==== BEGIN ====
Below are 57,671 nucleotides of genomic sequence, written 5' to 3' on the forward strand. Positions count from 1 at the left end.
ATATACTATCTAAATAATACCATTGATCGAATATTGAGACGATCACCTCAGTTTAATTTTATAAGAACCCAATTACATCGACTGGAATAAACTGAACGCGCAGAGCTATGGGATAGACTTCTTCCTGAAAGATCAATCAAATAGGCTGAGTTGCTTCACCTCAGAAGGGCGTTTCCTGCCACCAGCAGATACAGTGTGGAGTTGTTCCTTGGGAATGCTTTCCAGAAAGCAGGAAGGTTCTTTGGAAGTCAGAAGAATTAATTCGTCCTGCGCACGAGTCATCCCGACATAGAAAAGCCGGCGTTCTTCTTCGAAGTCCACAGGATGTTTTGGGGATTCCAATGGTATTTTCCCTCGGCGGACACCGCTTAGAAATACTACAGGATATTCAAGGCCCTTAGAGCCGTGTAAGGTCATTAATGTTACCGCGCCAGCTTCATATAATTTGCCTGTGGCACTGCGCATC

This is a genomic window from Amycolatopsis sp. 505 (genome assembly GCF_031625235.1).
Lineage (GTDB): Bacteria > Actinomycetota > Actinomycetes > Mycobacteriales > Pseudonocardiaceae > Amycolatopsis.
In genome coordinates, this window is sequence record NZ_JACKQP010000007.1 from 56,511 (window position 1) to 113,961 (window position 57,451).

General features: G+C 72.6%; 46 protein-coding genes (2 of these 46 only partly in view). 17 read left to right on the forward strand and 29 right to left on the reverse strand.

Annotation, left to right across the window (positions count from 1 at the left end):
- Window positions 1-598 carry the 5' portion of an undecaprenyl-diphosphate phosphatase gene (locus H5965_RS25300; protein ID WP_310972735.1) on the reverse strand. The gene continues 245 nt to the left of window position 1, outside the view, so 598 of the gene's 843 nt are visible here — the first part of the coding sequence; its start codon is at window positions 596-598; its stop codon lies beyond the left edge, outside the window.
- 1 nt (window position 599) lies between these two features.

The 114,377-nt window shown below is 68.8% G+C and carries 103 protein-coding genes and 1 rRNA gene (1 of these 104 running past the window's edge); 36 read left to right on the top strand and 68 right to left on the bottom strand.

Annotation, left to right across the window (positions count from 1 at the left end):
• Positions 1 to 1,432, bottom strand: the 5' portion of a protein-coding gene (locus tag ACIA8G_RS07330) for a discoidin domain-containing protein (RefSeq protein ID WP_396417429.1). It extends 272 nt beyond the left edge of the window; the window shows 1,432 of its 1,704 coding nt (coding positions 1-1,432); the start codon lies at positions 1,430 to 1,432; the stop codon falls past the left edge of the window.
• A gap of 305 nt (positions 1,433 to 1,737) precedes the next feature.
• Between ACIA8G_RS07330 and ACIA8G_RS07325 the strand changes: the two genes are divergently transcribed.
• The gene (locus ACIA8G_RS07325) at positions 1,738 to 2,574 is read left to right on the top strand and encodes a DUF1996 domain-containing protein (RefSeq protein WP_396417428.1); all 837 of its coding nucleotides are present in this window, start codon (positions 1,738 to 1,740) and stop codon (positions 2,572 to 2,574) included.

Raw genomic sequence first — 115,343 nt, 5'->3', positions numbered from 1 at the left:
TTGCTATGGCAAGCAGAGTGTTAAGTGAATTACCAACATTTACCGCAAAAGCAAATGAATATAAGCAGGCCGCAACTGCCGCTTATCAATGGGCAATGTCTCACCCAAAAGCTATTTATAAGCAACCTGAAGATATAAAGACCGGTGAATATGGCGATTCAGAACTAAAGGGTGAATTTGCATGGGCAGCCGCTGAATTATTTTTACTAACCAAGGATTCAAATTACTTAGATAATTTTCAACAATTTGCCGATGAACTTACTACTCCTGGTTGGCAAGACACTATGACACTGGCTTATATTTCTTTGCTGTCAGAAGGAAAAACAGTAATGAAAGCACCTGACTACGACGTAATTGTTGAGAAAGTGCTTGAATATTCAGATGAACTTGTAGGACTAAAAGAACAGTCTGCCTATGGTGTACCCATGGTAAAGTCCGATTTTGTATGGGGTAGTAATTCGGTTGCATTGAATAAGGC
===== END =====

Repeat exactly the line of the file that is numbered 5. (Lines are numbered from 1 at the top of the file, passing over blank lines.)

In genome coordinates, this window is sequence record NZ_JACKQP010000007.1 from 56,511 (window position 1) to 113,961 (window position 57,451).